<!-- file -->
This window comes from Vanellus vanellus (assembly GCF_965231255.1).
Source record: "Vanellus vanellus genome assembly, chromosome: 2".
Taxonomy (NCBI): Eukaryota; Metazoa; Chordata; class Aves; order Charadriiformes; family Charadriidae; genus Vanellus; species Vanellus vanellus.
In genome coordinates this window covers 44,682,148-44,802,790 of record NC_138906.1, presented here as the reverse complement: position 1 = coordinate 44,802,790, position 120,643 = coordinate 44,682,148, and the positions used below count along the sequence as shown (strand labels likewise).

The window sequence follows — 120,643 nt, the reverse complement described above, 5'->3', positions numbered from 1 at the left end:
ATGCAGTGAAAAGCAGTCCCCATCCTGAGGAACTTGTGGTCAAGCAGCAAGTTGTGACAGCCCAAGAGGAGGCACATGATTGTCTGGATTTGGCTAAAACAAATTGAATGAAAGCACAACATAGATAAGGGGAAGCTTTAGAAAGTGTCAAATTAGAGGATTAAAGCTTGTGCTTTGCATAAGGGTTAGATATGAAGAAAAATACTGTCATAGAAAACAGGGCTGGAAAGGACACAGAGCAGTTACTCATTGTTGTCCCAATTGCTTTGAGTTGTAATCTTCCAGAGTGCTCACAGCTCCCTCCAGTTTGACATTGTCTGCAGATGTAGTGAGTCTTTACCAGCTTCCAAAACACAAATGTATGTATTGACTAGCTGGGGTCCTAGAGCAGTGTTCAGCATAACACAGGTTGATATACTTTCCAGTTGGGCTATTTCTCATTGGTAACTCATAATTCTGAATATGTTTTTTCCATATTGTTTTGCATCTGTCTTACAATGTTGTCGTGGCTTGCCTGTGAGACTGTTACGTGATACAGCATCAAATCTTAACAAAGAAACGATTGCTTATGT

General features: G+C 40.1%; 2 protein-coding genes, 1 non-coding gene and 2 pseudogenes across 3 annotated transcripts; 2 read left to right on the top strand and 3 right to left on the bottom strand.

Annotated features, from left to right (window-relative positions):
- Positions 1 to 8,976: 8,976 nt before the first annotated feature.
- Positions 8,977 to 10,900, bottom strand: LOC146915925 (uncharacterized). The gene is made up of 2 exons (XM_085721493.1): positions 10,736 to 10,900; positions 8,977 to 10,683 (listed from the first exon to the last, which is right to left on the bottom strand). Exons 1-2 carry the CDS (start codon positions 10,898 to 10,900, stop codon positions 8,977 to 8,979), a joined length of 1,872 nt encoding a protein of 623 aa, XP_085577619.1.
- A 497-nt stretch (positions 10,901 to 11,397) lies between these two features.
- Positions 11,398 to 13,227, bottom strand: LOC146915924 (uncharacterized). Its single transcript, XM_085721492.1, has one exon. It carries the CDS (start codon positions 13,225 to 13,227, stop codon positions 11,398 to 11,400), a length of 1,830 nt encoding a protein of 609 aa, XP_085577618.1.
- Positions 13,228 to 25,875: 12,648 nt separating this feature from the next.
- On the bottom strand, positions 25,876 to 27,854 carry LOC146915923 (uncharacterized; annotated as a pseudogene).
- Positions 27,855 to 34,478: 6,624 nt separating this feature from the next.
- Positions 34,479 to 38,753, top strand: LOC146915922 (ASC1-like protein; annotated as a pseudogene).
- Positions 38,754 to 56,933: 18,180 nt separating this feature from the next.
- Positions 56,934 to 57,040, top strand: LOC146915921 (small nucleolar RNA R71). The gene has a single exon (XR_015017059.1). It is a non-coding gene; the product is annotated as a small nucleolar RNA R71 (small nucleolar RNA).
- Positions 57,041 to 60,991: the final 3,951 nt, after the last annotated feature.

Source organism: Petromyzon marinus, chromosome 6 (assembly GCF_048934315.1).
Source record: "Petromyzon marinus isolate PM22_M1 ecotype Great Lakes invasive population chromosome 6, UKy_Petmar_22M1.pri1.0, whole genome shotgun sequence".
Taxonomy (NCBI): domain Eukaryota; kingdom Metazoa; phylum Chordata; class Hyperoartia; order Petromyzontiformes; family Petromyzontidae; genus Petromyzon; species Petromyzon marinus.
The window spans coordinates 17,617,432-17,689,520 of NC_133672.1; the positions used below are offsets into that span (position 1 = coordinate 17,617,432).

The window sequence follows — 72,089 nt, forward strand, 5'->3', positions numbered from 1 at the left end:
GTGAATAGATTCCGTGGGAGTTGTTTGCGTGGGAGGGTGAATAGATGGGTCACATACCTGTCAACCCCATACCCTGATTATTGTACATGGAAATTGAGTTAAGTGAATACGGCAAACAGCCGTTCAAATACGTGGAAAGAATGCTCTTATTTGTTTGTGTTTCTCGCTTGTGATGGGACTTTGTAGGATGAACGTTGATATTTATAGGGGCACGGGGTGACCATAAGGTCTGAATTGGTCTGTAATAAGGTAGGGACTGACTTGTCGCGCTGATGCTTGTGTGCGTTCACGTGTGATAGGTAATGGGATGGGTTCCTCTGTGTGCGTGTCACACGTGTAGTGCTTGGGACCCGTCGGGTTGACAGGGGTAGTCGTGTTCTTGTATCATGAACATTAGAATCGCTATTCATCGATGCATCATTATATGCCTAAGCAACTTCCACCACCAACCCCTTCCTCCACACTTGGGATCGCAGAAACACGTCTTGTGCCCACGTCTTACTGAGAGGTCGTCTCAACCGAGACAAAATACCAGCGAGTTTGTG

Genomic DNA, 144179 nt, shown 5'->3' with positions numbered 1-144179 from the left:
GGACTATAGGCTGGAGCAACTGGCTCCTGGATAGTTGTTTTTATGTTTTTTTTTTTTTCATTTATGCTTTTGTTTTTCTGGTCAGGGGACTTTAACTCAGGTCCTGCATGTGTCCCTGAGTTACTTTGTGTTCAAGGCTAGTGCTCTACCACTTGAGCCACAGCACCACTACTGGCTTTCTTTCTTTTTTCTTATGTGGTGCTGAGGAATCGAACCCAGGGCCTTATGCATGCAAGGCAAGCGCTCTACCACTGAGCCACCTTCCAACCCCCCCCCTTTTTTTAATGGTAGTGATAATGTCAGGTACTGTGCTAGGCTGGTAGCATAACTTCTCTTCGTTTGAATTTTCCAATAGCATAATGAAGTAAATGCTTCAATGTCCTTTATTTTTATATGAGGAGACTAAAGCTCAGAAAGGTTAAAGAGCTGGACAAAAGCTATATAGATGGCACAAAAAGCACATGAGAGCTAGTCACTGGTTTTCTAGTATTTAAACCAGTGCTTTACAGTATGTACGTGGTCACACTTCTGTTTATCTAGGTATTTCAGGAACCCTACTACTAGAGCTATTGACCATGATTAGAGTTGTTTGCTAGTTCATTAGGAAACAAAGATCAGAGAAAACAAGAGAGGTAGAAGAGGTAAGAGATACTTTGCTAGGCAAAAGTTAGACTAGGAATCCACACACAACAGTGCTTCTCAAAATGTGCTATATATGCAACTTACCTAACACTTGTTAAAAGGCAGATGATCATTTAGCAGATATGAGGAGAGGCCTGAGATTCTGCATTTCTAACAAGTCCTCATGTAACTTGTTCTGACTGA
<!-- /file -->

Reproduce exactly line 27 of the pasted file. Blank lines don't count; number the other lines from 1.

GGACTATAGGCTGGAGCAACTGGCTCCTGGATAGTTGTTTTTATGTTTTTTTTTTTTTCATTTATGCTTTTGTTTTTCTGGTCAGGGGACTTTAACTCAGGTCCTGCATGTGTCCCTGAGTTACTTTGTGTTCAAGGCTAGTGCTCTACCACTTGAGCCACAGCACCACTACTGGCTTTCTTTCTTTTTTCTTATGTGGTGCTGAGGAATCGAACCCAGGGCCTTATGCATGCAAGGCAAGCGCTCTACCACTGAGCCACCTTCCAACCCCCCCCCTTTTTTTAATGGTAGTGATAATGTCAGGTACTGTGCTAGGCTGGTAGCATAACTTCTCTTCGTTTGAATTTTCCAATAGCATAATGAAGTAAATGCTTCAATGTCCTTTATTTTTATATGAGGAGACTAAAGCTCAGAAAGGTTAAAGAGCTGGACAAAAGCTATATAGATGGCACAAAAAGCACATGAGAGCTAGTCACTGGTTTTCTAGTATTTAAACCAGTGCTTTACAGTATGTACGTGGTCACACTTCTGTTTATCTAGGTATTTCAGGAACCCTACTACTAGAGCTATTGACCATGATTAGAGTTGTTTGCTAGTTCATTAGGAAACAAAGATCAGAGAAAACAAGAGAGGTAGAAGAGGTAAGAGATACTTTGCTAGGCAAAAGTTAGACTAGGAATCCACACACAACAGTGCTTCTCAAAATGTGCTATATATGCAACTTACCTAACACTTGTTAAAAGGCAGATGATCATTTAGCAGATATGAGGAGAGGCCTGAGATTCTGCATTTCTAACAAGTCCTCATGTAACTTGTTCTGACTGA